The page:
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The Rev. Jules Campion carries a crucifix before the start of a religious procession in the village of Bois-Neuf, Haiti. The 2010 earthquake in Haiti that killed tens of thousands of people and displaced 1.5 million others was on the minds of many pilgrims, and cited as a chief reason to have faith in God.

PHOTOGRAPH BY: Dieu Nalio Chery / Associated Press

A Christian pilgrim holds up a picture of her daughter during a procession in the village of Bois-Neuf, Haiti. Some brought their passports in hopes that their prayers may help them secure a visa to leave impoverished Haiti. Others held aloft photos of sick family members in hopes that their prayers would rid them of illness.

PHOTOGRAPH BY: Dieu Nalio Chery / Associated Press

A Christian pilgrim cries as she prays at a religious gathering organized by Our Lady of Fatima Bible Center in the village of Bois-Neuf, Haiti. Although the center is Roman Catholic, the event had an evangelical feel, and some elements of voodoo.

PHOTOGRAPH BY: Dieu Nalio Chery / Associated Press

A weathered statue of the Virgin Mary stands in the yard of the Our Lady of Fatima Bible Center, which organized the religious gathering in the village of Bois-Neuf, Haiti.

PHOTOGRAPH BY: Dieu Nalio Chery / Associated Press

Christian pilgrims kneel in prayer on top of a mountain during a gathering by Catholics last month in the village of Bois-Neuf, Haiti.

PHOTOGRAPH BY: Dieu Nalio Chery / Associated Press

A Christian pilgrim holding up a rosary and photographs is sprinkled with holy water during a religious gathering in the village of Bois-Neuf, Haiti. Some brought photos of sick family members in hopes that their prayers would rid them of illness.

PHOTOGRAPH BY: Dieu Nalio Chery / Associated Press

Bishop Frantz Price holds up the eucharist during a Catholic gathering in the village of Bois-Neuf, Haiti. The Christian pilgrims came to the barren mountainside in central Haiti by the thousands, seeking favors and spiritual renewal.

PHOTOGRAPH BY: Dieu Nalio Chery / Associated Press

Christian pilgrims pray on a mountain during a religious gathering organized by Our Lady of Fatima Bible Center in the village of Bois-Neuf, Haiti. At the gathering titled "Prayer, Penance and Conversion," believers came with hopes of a better life for themselves or others.

PHOTOGRAPH BY: Dieu Nalio Chery / Associated Press

Christian pilgrims gather on a mountain in the village of Bois-Neuf, Haiti, for a three-day religious summit. The gathering was among the largest of its kind in the Caribbean nation in recent years.

PHOTOGRAPH BY: Dieu Nalio Chery / Associated Press

Two of those attending the summit in Bois-Neuf, Haiti, hold hands during a religious procession.

PHOTOGRAPH BY: Dieu Nalio Chery / Associated Press

The Rev. Jules Campion leads a procession of pilgrims carrying a statue of Our Lady of Fatima in the village of Bois-Neuf, Haiti. Christian pilgrims came to the barren mountainside in central Haiti seeking favors and spiritual renewal.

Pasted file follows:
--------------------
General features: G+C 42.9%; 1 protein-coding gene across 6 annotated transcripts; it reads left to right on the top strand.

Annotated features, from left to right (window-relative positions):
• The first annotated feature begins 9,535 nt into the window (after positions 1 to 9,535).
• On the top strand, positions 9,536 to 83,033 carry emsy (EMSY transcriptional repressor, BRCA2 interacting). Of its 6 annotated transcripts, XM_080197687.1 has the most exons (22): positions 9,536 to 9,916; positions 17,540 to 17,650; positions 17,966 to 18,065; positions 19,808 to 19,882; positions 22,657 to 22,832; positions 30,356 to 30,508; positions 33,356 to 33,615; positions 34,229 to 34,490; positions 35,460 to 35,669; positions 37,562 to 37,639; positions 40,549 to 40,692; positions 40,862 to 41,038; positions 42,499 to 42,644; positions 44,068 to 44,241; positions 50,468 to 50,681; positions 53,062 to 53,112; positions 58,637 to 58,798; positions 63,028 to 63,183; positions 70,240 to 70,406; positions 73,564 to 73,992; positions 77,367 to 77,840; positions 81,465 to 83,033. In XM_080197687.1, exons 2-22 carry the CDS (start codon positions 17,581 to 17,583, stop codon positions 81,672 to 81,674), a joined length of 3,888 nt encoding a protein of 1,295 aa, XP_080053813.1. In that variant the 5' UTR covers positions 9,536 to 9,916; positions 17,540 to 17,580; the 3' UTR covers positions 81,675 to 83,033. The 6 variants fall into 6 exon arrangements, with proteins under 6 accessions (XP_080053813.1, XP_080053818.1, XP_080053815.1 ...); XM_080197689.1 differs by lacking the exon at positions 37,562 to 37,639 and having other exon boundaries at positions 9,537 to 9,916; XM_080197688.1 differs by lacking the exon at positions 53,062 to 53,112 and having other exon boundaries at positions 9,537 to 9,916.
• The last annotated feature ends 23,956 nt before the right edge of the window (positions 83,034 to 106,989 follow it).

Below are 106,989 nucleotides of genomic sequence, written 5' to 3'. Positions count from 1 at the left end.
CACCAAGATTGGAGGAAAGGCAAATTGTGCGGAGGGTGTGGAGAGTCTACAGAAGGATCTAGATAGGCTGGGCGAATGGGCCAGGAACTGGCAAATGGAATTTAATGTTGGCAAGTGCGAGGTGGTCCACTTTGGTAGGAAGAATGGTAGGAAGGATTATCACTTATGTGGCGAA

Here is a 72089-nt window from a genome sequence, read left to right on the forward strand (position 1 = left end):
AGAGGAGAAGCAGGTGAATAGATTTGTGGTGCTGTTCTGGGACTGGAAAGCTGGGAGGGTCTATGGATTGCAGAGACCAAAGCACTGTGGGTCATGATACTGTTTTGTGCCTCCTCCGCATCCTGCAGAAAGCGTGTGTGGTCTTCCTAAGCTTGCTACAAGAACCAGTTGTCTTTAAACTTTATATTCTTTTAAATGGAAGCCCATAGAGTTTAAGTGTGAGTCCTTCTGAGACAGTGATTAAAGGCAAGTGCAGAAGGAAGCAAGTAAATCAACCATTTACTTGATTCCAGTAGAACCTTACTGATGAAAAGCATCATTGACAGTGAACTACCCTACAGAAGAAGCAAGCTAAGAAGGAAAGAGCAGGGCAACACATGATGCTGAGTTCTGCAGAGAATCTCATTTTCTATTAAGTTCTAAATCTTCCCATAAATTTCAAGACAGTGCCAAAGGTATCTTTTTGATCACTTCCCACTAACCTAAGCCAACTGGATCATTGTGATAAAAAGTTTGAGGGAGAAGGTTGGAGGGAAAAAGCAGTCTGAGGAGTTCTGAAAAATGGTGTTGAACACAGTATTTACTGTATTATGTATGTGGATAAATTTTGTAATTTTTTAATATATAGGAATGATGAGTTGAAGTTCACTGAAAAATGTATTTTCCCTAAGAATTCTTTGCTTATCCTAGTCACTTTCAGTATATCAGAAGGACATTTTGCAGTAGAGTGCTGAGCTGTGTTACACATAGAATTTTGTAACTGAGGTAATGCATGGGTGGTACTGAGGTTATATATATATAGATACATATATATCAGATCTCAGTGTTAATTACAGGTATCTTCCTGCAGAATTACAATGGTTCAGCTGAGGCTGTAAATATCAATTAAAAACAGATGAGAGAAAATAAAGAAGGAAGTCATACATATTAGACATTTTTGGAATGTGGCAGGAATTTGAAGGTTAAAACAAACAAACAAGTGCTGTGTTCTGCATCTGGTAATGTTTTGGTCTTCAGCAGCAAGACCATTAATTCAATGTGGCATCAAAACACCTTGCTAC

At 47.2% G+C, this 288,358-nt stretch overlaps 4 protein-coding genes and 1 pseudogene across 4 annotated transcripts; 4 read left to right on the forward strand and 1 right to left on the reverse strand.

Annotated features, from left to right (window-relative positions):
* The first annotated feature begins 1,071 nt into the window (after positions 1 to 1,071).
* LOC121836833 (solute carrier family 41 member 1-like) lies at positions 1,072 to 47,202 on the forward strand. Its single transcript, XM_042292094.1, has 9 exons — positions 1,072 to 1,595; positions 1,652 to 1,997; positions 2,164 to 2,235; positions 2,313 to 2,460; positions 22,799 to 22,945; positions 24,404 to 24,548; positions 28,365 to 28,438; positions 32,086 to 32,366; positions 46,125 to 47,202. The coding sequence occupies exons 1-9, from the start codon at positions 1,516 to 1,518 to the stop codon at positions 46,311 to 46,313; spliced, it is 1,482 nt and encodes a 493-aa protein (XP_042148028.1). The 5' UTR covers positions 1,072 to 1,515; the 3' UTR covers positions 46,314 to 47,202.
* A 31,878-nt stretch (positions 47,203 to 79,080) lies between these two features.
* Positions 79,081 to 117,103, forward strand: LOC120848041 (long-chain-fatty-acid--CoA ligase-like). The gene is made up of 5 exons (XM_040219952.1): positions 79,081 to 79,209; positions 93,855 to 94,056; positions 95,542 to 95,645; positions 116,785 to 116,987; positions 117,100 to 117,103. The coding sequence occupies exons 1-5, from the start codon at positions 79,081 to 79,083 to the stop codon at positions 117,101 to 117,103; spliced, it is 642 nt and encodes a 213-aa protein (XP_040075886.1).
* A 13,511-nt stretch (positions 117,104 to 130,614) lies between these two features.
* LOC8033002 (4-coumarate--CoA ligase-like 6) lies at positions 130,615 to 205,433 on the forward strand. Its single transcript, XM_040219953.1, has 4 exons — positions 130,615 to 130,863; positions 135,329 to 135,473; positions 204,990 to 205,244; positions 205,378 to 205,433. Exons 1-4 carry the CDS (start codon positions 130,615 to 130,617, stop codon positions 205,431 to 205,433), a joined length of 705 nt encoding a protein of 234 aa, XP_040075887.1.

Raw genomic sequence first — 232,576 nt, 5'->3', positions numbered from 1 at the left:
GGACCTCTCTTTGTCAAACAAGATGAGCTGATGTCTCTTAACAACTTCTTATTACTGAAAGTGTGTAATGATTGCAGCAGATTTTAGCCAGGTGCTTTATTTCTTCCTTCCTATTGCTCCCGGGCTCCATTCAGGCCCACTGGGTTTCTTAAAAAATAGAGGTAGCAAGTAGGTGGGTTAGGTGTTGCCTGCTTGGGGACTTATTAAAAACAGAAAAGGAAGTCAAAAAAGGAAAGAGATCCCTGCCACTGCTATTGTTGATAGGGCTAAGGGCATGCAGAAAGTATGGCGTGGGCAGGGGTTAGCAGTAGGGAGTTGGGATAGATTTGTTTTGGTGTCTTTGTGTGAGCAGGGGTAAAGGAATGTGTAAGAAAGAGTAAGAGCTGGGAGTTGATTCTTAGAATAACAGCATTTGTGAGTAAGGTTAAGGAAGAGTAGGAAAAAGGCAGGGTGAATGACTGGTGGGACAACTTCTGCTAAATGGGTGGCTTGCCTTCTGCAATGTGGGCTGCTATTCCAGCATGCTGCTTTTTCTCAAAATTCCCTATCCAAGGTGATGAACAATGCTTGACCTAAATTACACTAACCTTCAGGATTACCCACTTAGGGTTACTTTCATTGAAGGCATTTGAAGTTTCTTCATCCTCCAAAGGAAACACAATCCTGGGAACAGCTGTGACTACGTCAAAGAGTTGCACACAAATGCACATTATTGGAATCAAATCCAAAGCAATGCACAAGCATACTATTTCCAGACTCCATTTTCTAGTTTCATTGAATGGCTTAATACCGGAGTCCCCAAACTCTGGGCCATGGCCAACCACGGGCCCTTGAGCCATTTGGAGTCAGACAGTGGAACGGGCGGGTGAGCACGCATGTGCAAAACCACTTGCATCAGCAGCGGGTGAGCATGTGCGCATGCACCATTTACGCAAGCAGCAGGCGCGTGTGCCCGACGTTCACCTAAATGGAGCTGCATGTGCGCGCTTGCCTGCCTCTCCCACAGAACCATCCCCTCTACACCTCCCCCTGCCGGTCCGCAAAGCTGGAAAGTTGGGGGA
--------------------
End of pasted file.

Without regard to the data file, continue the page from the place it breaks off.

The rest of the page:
PHOTOGRAPH BY: Dieu Nalio Chery / Associated Press

Christian pilgrims pray at sunrise before the start of a procession in the village of Bois-Neuf, Haiti. At the gathering titled "Prayer, Penance and Conversion," pilgrims came with hopes of a better life for themselves or others.

PHOTOGRAPH BY: Dieu Nalio Chery / Associated Press

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Photo essay | Haiti Christian Summit

BOIS-NEUF, Haiti — The Christian pilgrims crowded a barren mountainside in central Haiti by the thousands, seeking favors and spiritual renewal.

Organized by Our Lady of Fatima Bible Center, the three-day summit in February was among the largest of its kind in the Caribbean nation in recent years. Although the center is Roman Catholic, the event had an evangelical feel, and some elements of voodoo.

The gathering in the village of Bois-Neuf was called “Prayer, Penance and Conversion,” and participants came with hopes of a better life for themselves or others.

Some brought their passports in hopes that their prayers might help them secure a visa to leave impoverished Haiti. Others held aloft photos of sick family members in hopes that their prayers would cure them.

Amid the prayers, priests threaded the crowd, splashing pilgrims with holy water, a gesture aimed at expelling malevolent spirits. A few people fell to the ground, shrieking as the priests prayed for bad spirits to leave their bodies.

Elsewhere, women carried baskets of fruit and vegetables on their heads as offerings.

The Jan. 12, 2010, earthquake in Haiti that killed tens of thousands of people and displaced 1.5 million others was on the minds of many at the gathering, and was cited as a chief reason to have faith in God.

“If we don’t convert, we will have another Jan. 12, 2010 — but worse,” the Rev. Jules Campion, director and founder of the center, told his congregation. “If we don’t convert, Port-au-Prince won’t be destroyed; it will disappear completely. You must convert!”

– Associated Press

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